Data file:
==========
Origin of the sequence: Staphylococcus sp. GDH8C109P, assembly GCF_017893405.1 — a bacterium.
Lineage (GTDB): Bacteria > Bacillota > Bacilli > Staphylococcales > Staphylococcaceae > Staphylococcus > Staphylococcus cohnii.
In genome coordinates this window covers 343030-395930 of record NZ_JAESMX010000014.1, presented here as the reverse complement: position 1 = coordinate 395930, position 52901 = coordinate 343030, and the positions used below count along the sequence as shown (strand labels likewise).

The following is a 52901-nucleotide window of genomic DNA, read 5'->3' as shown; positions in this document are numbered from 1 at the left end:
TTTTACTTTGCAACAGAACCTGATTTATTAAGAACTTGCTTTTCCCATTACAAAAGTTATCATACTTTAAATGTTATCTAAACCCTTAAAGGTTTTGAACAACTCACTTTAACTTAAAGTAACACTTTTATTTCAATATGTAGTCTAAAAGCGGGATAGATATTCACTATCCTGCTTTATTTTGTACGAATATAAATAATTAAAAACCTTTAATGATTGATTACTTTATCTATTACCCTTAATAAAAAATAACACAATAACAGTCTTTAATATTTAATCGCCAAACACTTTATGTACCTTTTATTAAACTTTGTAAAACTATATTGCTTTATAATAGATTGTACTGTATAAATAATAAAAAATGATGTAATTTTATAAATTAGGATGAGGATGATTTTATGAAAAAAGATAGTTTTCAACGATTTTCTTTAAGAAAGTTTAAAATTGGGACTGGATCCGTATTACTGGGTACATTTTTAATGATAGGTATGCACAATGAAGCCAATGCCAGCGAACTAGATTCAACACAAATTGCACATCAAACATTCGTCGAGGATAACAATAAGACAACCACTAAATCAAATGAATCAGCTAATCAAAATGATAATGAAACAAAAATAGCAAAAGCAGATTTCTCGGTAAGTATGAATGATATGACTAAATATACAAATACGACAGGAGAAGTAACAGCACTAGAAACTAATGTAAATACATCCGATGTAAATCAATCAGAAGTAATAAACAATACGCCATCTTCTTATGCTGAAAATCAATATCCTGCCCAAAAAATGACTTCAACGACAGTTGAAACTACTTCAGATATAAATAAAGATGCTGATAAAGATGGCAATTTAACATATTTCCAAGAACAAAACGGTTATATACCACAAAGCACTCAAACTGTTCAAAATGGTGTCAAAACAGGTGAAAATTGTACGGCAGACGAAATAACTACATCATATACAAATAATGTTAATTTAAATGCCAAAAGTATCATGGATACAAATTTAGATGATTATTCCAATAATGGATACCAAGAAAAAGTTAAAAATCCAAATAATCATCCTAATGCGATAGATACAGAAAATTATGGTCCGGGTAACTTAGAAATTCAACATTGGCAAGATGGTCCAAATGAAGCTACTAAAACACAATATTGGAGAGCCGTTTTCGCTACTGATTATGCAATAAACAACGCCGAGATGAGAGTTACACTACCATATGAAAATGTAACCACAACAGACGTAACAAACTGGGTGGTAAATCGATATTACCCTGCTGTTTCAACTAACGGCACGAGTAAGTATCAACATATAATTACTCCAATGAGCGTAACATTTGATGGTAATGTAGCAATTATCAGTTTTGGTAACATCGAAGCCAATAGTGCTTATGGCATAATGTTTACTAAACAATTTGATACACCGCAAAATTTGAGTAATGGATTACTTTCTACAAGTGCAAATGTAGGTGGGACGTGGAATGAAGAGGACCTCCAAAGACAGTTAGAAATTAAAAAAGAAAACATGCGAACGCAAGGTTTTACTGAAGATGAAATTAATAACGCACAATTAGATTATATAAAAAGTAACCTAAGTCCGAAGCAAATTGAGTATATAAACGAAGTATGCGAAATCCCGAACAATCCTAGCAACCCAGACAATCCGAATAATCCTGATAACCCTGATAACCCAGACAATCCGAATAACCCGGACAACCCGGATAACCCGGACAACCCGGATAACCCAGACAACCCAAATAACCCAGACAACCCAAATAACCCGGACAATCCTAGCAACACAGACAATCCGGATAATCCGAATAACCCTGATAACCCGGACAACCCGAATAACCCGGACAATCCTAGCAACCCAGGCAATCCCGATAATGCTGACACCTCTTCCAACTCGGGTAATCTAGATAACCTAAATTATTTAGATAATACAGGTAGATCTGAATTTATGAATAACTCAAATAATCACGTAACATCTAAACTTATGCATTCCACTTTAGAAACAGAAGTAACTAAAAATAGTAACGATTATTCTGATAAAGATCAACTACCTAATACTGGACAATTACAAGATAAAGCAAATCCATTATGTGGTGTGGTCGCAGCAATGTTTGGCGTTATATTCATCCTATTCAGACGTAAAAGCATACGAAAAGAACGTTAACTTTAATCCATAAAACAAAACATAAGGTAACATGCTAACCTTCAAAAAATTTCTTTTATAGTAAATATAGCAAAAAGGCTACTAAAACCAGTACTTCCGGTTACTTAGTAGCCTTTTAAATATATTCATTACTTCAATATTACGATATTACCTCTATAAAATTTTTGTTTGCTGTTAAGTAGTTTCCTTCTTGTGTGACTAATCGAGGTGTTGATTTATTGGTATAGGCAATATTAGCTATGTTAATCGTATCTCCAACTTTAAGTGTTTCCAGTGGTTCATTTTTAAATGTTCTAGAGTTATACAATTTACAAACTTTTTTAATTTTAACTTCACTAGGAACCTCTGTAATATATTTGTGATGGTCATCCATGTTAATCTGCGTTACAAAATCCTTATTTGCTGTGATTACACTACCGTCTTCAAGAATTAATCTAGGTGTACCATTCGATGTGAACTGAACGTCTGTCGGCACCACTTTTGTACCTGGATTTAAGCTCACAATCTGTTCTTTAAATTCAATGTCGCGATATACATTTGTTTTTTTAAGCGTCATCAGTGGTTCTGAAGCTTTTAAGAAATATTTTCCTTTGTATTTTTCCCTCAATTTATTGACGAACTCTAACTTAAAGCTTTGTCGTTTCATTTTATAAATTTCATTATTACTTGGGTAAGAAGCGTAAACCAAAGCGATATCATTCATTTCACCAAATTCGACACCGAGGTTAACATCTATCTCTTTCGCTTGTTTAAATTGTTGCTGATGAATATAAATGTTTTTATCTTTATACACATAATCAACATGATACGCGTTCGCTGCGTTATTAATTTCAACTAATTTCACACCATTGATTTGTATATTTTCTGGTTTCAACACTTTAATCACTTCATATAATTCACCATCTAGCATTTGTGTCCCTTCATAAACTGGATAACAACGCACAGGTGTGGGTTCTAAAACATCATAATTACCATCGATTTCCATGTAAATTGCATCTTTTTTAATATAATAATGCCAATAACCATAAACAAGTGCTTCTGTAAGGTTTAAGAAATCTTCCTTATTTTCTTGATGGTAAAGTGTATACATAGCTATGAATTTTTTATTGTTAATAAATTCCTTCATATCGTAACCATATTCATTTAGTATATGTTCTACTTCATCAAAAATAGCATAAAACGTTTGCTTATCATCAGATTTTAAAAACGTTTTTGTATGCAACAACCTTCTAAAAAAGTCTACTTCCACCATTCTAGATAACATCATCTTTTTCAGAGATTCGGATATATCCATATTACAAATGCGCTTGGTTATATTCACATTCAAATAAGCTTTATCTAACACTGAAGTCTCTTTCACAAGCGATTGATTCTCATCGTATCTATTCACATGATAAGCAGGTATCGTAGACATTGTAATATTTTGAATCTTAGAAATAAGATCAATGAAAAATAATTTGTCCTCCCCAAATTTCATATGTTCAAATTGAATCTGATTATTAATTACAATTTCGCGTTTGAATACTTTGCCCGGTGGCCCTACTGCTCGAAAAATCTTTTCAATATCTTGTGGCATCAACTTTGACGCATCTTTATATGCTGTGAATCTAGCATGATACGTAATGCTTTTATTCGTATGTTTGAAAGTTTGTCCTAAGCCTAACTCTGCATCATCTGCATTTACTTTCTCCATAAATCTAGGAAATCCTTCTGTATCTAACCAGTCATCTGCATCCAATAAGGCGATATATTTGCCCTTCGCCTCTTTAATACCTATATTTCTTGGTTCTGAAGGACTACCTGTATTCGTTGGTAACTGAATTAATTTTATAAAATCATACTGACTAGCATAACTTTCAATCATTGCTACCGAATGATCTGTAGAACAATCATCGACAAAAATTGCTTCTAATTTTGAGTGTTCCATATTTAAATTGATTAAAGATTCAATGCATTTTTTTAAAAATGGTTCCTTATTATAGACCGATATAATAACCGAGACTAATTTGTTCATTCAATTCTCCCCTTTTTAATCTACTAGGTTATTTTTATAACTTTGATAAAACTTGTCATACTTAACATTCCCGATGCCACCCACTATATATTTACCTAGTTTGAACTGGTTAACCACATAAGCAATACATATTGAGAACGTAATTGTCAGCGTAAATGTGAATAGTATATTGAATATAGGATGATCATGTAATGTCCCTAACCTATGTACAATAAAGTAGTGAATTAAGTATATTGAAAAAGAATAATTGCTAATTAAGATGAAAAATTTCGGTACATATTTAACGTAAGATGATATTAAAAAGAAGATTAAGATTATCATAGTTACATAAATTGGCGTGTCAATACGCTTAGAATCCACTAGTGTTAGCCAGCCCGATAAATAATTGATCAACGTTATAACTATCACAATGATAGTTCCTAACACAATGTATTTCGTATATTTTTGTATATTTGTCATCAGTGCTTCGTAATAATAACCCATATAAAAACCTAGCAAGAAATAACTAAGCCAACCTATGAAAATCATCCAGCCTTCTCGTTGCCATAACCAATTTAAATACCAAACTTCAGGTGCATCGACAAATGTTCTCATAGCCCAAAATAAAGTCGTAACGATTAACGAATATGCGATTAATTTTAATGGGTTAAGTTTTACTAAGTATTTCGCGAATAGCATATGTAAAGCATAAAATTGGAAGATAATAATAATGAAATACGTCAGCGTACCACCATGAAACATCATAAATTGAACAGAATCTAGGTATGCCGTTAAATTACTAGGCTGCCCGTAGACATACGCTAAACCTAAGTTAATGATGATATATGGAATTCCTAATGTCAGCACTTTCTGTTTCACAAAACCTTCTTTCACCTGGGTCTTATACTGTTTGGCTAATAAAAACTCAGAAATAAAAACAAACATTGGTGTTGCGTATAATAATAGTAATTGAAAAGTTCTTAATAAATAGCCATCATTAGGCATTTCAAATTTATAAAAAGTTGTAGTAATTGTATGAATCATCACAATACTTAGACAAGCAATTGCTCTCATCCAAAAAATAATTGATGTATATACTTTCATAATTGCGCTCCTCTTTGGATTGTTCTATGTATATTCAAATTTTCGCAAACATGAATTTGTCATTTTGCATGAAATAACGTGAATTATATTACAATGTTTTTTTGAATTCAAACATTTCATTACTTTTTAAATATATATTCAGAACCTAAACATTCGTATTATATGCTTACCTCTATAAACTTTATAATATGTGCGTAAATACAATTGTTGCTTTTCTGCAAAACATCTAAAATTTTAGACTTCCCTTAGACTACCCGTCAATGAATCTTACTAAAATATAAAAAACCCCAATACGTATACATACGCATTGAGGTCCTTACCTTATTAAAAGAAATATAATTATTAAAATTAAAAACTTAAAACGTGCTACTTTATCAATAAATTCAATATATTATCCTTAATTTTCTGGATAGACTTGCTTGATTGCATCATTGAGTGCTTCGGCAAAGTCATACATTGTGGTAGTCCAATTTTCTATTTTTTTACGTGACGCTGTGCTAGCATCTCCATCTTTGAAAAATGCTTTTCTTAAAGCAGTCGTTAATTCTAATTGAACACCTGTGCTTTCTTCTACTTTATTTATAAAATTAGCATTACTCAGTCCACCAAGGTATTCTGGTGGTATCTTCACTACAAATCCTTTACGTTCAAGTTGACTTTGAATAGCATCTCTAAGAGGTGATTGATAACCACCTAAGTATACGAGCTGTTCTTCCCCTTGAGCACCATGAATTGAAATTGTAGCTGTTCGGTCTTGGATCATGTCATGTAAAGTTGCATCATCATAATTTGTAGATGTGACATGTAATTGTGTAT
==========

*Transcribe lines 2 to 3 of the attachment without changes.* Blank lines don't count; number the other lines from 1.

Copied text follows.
Lineage (GTDB): Bacteria > Bacillota > Bacilli > Staphylococcales > Staphylococcaceae > Staphylococcus > Staphylococcus cohnii.
In genome coordinates this window covers 343030-395930 of record NZ_JAESMX010000014.1, presented here as the reverse complement: position 1 = coordinate 395930, position 52901 = coordinate 343030, and the positions used below count along the sequence as shown (strand labels likewise).